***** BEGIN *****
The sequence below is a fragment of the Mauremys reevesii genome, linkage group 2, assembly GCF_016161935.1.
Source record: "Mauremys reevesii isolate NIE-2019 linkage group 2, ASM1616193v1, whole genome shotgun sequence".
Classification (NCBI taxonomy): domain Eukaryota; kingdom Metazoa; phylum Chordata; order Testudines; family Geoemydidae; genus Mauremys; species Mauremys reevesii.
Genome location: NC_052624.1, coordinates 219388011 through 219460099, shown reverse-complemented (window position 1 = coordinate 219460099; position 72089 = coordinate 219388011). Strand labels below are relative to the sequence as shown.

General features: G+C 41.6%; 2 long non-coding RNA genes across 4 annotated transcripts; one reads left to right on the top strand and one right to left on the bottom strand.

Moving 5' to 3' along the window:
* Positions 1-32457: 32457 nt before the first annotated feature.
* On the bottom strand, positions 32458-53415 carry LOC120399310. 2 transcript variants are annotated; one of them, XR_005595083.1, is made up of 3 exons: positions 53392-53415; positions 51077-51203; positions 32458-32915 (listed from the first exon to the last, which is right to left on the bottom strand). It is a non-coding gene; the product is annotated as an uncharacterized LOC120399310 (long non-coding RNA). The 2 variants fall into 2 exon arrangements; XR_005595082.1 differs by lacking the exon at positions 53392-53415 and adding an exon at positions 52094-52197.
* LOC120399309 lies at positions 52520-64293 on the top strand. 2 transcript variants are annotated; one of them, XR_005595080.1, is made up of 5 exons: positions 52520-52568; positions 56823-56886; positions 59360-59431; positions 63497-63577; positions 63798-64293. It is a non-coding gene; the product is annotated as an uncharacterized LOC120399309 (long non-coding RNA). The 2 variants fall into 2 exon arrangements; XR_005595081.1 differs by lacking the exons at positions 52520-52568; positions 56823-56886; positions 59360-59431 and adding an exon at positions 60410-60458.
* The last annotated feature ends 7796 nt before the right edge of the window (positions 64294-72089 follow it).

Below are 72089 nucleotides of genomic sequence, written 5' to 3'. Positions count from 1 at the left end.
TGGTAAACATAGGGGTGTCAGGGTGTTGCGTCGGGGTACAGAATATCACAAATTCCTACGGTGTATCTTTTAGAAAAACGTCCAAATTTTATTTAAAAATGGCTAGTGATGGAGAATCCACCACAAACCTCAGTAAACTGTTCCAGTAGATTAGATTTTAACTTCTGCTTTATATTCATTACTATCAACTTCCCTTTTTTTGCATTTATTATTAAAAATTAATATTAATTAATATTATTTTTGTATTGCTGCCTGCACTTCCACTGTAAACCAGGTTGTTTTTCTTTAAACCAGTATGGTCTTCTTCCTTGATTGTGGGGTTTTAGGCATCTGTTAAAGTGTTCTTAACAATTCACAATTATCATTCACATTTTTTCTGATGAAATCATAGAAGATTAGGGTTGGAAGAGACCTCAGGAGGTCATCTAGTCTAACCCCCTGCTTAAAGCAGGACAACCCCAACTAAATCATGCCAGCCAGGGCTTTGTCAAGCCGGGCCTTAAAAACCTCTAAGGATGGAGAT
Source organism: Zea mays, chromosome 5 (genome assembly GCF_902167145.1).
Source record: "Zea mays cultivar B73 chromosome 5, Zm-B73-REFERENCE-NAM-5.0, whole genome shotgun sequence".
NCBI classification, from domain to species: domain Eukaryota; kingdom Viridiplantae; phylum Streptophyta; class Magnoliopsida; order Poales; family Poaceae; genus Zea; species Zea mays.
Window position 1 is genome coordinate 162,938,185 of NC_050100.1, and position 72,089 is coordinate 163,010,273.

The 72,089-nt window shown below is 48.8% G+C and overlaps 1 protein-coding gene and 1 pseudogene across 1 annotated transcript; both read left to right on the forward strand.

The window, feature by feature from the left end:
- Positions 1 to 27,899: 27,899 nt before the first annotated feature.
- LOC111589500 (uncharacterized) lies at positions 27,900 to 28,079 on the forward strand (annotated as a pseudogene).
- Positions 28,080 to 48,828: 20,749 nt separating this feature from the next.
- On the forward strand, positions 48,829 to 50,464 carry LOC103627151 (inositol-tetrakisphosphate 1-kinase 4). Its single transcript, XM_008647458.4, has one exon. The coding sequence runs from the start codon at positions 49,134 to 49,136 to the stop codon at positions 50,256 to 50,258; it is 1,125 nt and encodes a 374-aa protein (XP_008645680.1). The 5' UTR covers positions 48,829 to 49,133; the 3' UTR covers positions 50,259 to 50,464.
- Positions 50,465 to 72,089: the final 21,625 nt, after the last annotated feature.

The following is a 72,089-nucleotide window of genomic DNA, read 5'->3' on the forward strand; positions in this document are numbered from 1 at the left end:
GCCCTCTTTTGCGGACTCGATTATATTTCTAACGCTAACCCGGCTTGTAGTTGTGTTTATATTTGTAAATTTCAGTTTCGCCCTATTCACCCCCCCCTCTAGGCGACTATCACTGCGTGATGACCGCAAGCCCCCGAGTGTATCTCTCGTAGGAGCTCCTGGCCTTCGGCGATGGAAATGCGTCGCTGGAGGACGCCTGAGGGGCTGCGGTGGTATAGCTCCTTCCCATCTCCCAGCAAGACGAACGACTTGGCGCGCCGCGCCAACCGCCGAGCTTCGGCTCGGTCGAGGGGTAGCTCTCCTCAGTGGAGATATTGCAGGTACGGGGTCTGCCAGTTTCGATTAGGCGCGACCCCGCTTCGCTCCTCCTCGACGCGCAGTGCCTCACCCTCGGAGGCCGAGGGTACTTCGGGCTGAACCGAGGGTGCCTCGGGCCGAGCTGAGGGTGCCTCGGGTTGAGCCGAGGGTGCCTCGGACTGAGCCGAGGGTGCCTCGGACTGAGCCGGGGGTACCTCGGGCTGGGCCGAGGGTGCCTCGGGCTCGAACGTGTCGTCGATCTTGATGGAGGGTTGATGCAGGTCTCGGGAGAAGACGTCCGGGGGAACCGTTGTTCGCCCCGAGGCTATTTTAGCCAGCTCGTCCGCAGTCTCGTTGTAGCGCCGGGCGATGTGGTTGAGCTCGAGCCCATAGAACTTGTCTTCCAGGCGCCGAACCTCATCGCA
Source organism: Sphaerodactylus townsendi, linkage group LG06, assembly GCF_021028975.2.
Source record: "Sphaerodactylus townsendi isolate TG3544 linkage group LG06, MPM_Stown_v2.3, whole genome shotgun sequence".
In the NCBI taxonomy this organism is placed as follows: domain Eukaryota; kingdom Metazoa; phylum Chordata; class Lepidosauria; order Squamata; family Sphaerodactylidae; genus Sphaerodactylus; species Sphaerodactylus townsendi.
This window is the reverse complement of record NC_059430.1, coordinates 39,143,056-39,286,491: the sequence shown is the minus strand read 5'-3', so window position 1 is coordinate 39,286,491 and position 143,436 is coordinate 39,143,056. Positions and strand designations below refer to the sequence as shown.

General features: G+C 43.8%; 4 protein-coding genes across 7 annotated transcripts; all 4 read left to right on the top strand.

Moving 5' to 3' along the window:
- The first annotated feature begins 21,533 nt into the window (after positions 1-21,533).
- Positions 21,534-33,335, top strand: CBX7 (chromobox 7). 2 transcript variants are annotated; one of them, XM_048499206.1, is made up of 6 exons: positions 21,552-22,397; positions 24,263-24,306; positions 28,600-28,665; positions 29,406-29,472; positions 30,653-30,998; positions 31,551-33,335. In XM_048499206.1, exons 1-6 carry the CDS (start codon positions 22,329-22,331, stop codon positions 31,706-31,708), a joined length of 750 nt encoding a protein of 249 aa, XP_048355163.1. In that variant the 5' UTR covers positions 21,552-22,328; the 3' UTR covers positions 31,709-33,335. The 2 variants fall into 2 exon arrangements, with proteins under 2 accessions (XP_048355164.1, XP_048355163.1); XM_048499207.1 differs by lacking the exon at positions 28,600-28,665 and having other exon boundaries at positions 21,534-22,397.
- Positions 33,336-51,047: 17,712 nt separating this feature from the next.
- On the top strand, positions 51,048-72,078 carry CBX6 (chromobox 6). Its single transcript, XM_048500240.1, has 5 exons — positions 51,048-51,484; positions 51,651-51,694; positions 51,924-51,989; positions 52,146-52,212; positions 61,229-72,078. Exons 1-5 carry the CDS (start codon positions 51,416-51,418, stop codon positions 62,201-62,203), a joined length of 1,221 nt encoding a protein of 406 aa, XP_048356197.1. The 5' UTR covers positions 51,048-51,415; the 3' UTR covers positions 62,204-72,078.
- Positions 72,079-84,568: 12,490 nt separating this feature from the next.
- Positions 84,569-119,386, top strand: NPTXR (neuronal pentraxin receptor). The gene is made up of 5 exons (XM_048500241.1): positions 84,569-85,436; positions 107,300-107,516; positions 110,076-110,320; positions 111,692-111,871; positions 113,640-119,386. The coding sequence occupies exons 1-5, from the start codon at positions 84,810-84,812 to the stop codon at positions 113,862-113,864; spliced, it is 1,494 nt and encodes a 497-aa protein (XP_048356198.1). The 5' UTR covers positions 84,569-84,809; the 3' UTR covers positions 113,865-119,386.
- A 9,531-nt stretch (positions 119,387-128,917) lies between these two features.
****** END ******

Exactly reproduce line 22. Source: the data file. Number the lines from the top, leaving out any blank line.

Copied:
- On the forward strand, positions 48,829 to 50,464 carry LOC103627151 (inositol-tetrakisphosphate 1-kinase 4). Its single transcript, XM_008647458.4, has one exon. The coding sequence runs from the start codon at positions 49,134 to 49,136 to the stop codon at positions 50,256 to 50,258; it is 1,125 nt and encodes a 374-aa protein (XP_008645680.1). The 5' UTR covers positions 48,829 to 49,133; the 3' UTR covers positions 50,259 to 50,464.